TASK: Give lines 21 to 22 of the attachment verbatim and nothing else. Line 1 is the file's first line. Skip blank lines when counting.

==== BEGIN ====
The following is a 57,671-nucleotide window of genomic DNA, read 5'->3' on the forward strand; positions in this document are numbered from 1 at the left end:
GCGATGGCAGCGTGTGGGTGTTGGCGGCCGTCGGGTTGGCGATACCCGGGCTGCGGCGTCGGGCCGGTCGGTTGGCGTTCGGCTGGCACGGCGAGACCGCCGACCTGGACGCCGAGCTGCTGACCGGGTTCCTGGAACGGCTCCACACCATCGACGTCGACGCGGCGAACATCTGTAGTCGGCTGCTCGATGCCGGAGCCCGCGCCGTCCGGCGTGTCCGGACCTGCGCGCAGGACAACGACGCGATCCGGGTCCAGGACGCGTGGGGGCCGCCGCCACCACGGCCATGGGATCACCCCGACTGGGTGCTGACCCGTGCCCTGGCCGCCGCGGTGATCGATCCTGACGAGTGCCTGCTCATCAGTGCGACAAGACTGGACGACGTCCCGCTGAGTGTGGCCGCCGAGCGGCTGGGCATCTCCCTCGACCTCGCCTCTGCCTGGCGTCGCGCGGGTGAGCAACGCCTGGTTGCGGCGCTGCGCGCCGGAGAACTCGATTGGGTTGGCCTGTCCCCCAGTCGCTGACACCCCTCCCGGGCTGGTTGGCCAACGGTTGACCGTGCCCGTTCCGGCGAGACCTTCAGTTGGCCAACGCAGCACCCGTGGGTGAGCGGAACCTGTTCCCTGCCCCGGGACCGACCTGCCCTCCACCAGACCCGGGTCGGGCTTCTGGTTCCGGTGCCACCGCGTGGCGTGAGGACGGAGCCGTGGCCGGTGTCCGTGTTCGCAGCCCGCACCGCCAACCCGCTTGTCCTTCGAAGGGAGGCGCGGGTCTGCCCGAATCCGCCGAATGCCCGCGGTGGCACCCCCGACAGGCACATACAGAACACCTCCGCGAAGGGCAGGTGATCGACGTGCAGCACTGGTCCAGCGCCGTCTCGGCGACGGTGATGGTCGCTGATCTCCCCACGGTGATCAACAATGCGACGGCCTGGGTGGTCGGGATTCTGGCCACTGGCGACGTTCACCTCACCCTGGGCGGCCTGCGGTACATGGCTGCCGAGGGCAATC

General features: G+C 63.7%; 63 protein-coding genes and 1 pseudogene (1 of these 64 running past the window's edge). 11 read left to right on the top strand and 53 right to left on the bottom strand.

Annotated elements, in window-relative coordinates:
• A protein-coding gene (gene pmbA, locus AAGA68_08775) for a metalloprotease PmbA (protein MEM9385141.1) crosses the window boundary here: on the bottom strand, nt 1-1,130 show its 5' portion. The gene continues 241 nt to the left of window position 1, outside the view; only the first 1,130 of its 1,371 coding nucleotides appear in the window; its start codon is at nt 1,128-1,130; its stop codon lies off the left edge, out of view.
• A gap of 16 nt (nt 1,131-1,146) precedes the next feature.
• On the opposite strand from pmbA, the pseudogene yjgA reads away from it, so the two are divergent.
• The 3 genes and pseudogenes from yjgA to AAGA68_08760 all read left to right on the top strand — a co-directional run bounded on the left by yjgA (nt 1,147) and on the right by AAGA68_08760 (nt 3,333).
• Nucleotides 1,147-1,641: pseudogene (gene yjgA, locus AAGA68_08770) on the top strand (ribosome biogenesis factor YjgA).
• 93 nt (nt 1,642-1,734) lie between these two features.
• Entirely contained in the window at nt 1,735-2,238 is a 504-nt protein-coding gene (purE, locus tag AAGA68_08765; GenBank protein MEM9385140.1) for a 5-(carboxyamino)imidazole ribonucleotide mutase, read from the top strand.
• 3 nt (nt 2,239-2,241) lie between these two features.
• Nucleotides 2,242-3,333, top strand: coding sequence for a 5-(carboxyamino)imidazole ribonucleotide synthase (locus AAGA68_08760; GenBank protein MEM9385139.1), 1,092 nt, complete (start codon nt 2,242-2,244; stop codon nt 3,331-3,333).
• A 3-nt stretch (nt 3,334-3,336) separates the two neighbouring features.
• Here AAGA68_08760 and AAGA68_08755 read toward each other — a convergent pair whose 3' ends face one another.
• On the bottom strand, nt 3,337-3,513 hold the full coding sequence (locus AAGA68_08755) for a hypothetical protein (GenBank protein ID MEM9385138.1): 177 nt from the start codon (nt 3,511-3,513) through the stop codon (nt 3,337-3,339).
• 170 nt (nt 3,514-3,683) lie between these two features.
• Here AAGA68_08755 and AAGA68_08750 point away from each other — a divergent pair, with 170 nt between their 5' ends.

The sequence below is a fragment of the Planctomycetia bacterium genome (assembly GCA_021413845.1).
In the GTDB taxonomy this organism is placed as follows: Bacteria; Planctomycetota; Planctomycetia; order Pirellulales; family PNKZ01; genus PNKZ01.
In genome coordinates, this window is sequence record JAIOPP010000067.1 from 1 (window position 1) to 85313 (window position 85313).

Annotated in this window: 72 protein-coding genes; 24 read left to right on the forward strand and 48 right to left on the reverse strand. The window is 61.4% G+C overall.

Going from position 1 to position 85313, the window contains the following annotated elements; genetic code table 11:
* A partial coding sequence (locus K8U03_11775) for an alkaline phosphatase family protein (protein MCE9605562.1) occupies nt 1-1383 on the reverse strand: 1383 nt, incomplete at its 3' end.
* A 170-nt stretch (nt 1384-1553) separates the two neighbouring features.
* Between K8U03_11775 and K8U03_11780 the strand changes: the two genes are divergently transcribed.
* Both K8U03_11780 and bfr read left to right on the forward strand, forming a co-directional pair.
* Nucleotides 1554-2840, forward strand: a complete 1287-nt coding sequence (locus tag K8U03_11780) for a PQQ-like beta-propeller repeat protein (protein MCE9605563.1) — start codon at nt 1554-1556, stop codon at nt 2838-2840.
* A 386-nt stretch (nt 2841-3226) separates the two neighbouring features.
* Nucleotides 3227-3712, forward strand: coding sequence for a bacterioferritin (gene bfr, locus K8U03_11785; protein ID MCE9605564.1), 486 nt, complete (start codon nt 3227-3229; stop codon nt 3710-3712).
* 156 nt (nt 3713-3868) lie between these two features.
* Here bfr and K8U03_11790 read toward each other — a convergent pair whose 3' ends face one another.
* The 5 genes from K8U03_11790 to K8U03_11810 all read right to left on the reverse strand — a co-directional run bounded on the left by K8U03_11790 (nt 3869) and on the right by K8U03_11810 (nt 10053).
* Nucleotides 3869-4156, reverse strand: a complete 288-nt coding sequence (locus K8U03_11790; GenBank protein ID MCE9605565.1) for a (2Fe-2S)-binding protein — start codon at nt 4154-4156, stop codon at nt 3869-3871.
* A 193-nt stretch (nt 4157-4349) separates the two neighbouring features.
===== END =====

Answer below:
In genome coordinates, this window is sequence record JAIOPP010000067.1 from 1 (window position 1) to 85313 (window position 85313).

Annotated in this window: 72 protein-coding genes; 24 read left to right on the forward strand and 48 right to left on the reverse strand. The window is 61.4% G+C overall.